Monday, March 28, 2011

Flowers of the Smith Spring Trail, Guadalupe Mountains National Park

The Smith Spring trail in Guadalupe Mountains National Park is one of our favorite short trails in the region.  To learn why, visit our slideshow of images from the trail or read the park's website page on the area. 

Here's a snippet from that webpage:  "The trail is rated moderate, with a round-trip distance of 2.3 miles. Allow one to two hours.  Look for lizards, mule deer, javelinas, and elk as you walk this loop trail to the shady oasis of Smith Spring. Here, nature weaves a tapestry of life with green and silver threads. Rainfall and snowmelt from the higher elevations flows through a series of cracks in the limestone beds to emerge near the base of the eastern escarpment, forming a shallow creek lined with ferns and sedges, and watering a grove of trees including maples, choke cherry, chinkapin oaks, Texas madrones and ponderosa pines. Take a break here and look for birds such as Cooper's hawks, sapsuckers, and hummingbirds as you enjoy the water that splashes around the rocks creating this incredible desert paradise."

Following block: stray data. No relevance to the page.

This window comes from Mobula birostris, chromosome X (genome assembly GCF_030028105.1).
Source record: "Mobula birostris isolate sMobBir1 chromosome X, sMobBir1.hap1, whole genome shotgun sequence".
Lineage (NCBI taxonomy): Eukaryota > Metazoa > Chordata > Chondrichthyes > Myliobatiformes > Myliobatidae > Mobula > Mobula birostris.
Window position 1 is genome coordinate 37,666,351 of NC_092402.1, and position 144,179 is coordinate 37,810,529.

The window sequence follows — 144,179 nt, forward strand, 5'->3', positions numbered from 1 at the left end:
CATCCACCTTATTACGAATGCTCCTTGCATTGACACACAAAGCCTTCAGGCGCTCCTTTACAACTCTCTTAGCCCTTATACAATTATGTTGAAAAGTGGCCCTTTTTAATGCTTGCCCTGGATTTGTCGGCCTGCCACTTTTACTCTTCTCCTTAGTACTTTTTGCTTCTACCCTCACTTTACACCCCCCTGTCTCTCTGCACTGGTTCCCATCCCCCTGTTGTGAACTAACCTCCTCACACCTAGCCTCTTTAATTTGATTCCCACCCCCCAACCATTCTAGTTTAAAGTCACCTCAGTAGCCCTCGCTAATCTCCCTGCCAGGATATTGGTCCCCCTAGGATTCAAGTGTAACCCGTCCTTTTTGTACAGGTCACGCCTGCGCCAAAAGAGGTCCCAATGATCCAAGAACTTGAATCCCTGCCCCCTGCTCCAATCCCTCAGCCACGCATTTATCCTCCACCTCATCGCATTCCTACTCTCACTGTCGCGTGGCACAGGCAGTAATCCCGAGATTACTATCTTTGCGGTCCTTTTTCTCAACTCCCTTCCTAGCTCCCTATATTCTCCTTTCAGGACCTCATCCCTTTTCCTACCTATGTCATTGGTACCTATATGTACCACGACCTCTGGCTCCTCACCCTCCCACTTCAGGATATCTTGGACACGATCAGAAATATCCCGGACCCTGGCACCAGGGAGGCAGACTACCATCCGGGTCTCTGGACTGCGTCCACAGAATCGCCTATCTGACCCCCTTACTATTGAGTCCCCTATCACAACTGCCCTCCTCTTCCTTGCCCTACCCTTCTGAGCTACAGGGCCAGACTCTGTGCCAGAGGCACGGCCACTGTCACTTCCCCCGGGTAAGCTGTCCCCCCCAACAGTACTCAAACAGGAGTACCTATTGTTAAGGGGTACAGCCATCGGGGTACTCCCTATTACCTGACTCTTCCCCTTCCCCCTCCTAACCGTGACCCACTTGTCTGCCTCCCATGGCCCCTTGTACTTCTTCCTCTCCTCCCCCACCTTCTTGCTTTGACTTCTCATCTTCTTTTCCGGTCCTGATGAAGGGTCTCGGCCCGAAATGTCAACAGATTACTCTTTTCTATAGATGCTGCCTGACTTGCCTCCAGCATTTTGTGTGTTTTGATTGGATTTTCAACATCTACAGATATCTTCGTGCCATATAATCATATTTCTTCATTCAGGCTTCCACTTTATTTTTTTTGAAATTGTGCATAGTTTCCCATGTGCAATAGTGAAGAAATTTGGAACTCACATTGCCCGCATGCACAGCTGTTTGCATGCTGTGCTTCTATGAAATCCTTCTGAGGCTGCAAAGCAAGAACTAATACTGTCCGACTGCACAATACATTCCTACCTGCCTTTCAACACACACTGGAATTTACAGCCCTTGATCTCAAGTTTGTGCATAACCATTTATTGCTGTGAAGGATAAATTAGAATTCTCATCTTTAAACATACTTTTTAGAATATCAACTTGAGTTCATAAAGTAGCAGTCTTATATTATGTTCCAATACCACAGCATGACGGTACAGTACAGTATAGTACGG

This area of the park is also a wildlife/birding site on the new Far West Texas Wildlife Trail map.  Read more and find a link to purchase the map, here.   The map is only $2 and provides information on 57 sites across Far West Texas!

Today's Feature:  Hotel El Capitan in Van Horn
Newly restored, this 1930s cattleman's hotel in Van Horn just off of I-10, is the closest historic hotel to Guadalupe Mountains National Park.  Cycle-friendly, the Hotel El Capitan is also the starting point for the beautiful "El Capitan to El Capitan Heritage Bike Ride," from Van Horn to the foot of Guadalupe Mountains National Park.